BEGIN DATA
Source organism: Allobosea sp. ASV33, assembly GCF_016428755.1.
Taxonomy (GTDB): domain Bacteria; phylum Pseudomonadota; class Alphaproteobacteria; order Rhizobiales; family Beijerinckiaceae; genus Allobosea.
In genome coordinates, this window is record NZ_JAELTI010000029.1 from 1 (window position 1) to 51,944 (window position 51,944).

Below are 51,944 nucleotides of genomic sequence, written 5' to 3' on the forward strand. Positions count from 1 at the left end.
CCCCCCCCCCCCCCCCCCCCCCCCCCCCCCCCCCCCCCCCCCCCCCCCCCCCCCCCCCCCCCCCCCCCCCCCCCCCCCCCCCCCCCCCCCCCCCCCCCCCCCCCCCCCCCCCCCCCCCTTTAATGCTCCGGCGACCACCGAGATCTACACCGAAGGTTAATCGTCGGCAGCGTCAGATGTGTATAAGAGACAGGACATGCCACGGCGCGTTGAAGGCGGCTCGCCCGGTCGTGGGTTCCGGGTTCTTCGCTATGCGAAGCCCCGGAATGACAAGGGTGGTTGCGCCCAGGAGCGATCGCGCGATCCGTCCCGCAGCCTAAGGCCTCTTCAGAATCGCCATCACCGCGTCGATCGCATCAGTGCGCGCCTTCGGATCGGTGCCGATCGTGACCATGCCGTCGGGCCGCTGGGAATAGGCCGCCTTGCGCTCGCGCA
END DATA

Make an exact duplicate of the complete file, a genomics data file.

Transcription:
Source organism: Allobosea sp. ASV33, assembly GCF_016428755.1.
Taxonomy (GTDB): domain Bacteria; phylum Pseudomonadota; class Alphaproteobacteria; order Rhizobiales; family Beijerinckiaceae; genus Allobosea.
In genome coordinates, this window is record NZ_JAELTI010000029.1 from 1 (window position 1) to 51,944 (window position 51,944).

Below are 51,944 nucleotides of genomic sequence, written 5' to 3' on the forward strand. Positions count from 1 at the left end.
CCCCCCCCCCCCCCCCCCCCCCCCCCCCCCCCCCCCCCCCCCCCCCCCCCCCCCCCCCCCCCCCCCCCCCCCCCCCCCCCCCCCCCCCCCCCCCCCCCCCCCCCCCCCCCCCCCCCCCTTTAATGCTCCGGCGACCACCGAGATCTACACCGAAGGTTAATCGTCGGCAGCGTCAGATGTGTATAAGAGACAGGACATGCCACGGCGCGTTGAAGGCGGCTCGCCCGGTCGTGGGTTCCGGGTTCTTCGCTATGCGAAGCCCCGGAATGACAAGGGTGGTTGCGCCCAGGAGCGATCGCGCGATCCGTCCCGCAGCCTAAGGCCTCTTCAGAATCGCCATCACCGCGTCGATCGCATCAGTGCGCGCCTTCGGATCGGTGCCGATCGTGACCATGCCGTCGGGCCGCTGGGAATAGGCCGCCTTGCGCTCGCGCA